Sacred Water and Vanishing land

In the desert, every drop of water is sacred and the people of the Taos Pueblo know that it is humans who have to adapt to nature, and not the other way around. The story of the appropriation, an undying, multigenerational fight, and later return of the fabled Blue Lake is a modern tale about displacement and the sacredness of our vital resources. According to oral traditions, passed down through countless generations, Blue Lake, or Ba Whyea, was the cradle of the Taos pueblo Indians. Their roots, religious rituals, and essential water source are connected to this place. In 1906 the US government under Theodore Roosevelt placed Blue Lake and its surrounding lands under the control of the Forest Service, proclaiming it a multi-use area, and stripping the tribe of its rights. Decades of filed suits to restore the title to the Pueblo tribe followed. 

In an epic statement before congress in 1969 elder member Paul Bernal stated: “We are probably the only citizens of the United States who are required to practice our religion under a permit from the government. This is not religious freedom as it is guaranteed by the Constitution.” He further explained: “In all of its programs the Forest Service proclaims the supremacy of man over nature; we find this viewpoint contradictory to the realities of the natural world and to the nature of conservation. Our tradition and our religion require people to adapt their lives and activities to our natural surroundings so that men and nature mutually support the life common to both. The idea that man must subdue nature and bend its processes to his purposes is repugnant to our people.”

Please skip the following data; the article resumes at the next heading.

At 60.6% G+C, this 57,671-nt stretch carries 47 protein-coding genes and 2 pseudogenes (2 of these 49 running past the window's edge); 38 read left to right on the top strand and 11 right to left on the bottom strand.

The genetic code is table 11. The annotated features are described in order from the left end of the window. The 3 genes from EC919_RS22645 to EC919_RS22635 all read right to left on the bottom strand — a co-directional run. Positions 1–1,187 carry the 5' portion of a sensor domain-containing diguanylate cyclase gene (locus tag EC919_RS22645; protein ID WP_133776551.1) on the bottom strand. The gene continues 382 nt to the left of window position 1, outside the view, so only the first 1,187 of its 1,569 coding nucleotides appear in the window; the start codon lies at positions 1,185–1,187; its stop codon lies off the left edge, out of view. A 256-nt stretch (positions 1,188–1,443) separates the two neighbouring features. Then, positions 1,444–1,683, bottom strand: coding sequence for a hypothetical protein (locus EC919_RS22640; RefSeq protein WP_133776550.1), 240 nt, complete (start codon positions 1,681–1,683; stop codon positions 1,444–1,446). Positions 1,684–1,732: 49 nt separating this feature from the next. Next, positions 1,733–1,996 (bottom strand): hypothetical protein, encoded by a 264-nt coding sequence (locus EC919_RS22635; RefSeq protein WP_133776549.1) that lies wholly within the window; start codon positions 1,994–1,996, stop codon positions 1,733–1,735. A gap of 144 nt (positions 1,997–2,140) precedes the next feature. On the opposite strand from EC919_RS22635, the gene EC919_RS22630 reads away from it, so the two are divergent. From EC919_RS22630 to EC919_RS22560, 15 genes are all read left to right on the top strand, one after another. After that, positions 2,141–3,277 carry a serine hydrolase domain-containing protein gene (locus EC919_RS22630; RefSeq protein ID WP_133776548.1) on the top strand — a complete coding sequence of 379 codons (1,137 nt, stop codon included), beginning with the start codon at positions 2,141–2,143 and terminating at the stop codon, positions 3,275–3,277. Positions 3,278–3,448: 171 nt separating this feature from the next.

In December of 1970 Richard Nixon finally signed the law that would return the land to its rightful guardians, setting a precedent for other Native American tribes. 

In the south we can see a different but nonetheless concerning kind of displacement: rising seawater inching its way inland. A recent documentary called Lost Futures: How greed is destroying our planet by Al Jazeera shows how rural communities in Louisiana and the younger generations of deeply rooted fishermen have to deal with the rising water claiming their land. 

It is heartbreaking to think that those beautiful wetlands and the historic city of New Orleans might be under water in the not so distant future, and there is little we can do to prevent nature taking its course. As Paul Bernal pointed out all those years ago, we have to respect and adapt to our natural surroundings, not the other way around.

In the end, our experience in Taos was very different from what we expected. Instead of checking out all the galleries, ongoing exhibitions, and nightly live music, we bought a used pottery wheel advertised in the local newspaper (a not so small gift from the famous mountain) and had a somewhat dramatic interaction with the local fire department. They were nice enough to come out and help us rescue our cat from a very high tree. (Yes, they actually do that). We got burritos from Mante's Chow cart and explored the surrounding 'towns' Arroyo Secco and Carson.

Like New Orleans, Taos seems to be a place where people end up who don't fit in anywhere else, and it is the creativity and character of all its inhabitants that makes this town the magical melting pot that is somehow surprisingly hard to leave.